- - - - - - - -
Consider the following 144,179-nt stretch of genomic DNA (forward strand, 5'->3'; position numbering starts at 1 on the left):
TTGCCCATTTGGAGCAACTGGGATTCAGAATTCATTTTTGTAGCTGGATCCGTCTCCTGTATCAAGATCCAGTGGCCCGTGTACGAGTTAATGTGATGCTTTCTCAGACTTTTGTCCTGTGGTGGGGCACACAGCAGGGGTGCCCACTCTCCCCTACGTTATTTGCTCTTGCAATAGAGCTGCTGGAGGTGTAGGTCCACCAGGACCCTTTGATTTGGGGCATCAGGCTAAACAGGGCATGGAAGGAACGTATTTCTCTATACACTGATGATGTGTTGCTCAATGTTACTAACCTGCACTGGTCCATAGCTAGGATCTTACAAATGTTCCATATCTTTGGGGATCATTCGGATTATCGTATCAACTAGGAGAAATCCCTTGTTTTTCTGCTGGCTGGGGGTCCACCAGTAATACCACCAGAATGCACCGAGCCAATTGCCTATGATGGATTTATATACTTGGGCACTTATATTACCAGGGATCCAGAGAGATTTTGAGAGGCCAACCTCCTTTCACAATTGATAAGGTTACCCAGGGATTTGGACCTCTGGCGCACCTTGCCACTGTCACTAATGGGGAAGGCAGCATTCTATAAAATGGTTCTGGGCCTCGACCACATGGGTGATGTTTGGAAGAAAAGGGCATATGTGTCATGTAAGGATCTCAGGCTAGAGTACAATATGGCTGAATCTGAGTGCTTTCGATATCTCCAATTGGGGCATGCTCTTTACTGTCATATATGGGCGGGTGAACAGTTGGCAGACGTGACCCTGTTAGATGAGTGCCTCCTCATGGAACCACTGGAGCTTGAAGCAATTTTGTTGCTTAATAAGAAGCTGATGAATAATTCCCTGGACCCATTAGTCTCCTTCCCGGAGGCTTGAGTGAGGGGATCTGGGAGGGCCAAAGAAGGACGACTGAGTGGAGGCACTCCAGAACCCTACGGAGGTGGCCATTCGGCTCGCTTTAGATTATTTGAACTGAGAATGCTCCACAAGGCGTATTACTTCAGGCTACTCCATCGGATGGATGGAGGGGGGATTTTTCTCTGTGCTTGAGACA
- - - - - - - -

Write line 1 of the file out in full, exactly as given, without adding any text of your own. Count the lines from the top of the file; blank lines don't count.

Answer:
Consider the following 144,179-nt stretch of genomic DNA (forward strand, 5'->3'; position numbering starts at 1 on the left):